Somerville, NJ, March 24, 2018 --(PR.com
)-- With as many as 1 in 100 children exhibiting signs of Tourette Syndrome (TS), parents often look to the community and schools for support. That is why NJ Center for Tourette Syndrome & Associate Disorders (NJCTS) has created an event that allows people all over the state to come out in support of families in a fun and creative way.
NJ Walks for TS is a virtual walk that supports important programs including educational outreach in schools throughout New Jersey. For the entire month of April, supporters will choose a date, time and location that works best for them. A park, school track, or their own neighborhood are all viable options. Participants are asked to set up a fundraising page to share with friends and family to raise money and awareness for Tourette Syndrome. The top five fundraisers will be invited to the State House in Trenton for TS Awareness Day on June 4.
“We realized that our families have a lot going on and setting a specific date for a fundraising event may not work for many that have a desire to support NJCTS,” said Faith Rice, executive director. “A virtual walk allows them to set their own schedule, whether they walk or run on their own and pull together a group of friends and family.”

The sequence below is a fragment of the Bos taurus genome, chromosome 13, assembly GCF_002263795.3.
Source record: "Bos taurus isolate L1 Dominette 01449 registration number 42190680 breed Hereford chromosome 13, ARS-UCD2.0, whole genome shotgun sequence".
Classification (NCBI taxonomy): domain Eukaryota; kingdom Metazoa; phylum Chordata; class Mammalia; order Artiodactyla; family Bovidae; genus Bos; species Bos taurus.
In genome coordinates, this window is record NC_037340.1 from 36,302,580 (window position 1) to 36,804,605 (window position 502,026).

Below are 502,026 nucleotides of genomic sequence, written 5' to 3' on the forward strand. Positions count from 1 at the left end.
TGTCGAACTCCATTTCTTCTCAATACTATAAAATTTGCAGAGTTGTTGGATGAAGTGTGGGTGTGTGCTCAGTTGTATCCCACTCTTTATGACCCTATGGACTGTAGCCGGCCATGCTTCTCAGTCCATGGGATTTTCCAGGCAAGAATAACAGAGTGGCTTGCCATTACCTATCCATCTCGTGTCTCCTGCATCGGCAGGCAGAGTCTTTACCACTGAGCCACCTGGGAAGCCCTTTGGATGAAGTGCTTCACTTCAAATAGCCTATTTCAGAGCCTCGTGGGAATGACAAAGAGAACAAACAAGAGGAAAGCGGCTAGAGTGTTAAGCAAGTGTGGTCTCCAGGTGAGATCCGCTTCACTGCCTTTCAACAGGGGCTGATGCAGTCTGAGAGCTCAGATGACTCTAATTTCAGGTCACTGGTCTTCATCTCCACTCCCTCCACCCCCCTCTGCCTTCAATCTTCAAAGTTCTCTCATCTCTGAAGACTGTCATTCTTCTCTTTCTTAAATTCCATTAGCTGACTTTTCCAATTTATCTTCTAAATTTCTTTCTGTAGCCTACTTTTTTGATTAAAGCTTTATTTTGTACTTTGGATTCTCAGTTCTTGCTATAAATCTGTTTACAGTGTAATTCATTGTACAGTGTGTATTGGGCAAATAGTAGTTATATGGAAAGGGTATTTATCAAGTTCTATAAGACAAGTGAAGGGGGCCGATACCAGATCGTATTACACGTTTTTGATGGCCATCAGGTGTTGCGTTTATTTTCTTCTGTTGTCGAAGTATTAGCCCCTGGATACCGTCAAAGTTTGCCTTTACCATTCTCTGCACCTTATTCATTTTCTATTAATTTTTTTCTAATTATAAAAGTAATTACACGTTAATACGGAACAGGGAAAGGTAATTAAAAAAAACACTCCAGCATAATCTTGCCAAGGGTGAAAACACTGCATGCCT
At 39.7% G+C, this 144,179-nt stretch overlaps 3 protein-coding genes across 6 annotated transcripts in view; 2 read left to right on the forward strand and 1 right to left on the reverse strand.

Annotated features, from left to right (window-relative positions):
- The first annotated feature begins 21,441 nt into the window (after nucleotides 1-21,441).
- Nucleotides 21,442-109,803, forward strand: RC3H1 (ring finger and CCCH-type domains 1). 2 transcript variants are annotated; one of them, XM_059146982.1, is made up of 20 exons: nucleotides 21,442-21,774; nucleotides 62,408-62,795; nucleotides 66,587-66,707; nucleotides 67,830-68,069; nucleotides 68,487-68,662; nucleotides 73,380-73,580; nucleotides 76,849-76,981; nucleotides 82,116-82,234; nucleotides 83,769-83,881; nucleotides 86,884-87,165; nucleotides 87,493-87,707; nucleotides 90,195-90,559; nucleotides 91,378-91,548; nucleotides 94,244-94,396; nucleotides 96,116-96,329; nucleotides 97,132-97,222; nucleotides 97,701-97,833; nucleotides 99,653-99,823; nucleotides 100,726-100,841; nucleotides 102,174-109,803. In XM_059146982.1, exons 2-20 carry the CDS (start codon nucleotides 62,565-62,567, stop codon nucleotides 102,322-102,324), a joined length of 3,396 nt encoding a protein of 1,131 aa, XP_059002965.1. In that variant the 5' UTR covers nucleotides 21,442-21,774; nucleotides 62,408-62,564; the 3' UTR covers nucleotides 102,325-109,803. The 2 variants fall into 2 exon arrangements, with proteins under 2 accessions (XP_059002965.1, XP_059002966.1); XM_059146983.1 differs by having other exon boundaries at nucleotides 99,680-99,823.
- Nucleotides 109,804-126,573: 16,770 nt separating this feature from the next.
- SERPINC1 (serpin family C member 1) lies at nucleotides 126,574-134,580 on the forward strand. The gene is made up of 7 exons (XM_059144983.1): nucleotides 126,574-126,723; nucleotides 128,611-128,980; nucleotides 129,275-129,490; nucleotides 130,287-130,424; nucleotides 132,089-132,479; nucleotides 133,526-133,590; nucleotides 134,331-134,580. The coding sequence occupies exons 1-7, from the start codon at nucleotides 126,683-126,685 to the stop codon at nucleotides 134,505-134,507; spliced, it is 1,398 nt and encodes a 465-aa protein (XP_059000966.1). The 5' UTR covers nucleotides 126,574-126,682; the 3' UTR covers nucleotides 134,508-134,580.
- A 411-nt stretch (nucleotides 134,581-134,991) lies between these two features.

Tourette Syndrome (TS), which usually appears around age 6 or 7, is a neurological disorder characterized by involuntary sounds or movements known as tics and is frequently accompanied by obsessive-compulsive disorder, ADHD, learning disabilities, and mental health conditions.
NJCTS provides several education outreach programs including school in-service presentations for faculty and students, leadership development for teens and young adults with TS, and hospital-based training for physicians, nurses, and other healthcare providers.
Registration is open and donations can be made at www.njcts.org/virtual.
The NJ Center for Tourette Syndrome and Associated Disorders, the nation’s first Center for Excellence for Tourette Syndrome, is a not-for-profit organization committed to the advocacy of children and families with Tourette Syndrome and its associated disorders. Dedicated to delivering high quality services to these individuals, the Center recognizes the importance of educating the public, medical professionals, and teachers about this disorder through programs and affiliations with public schools, health centers, and universities. Visit www.njcts.org for more information.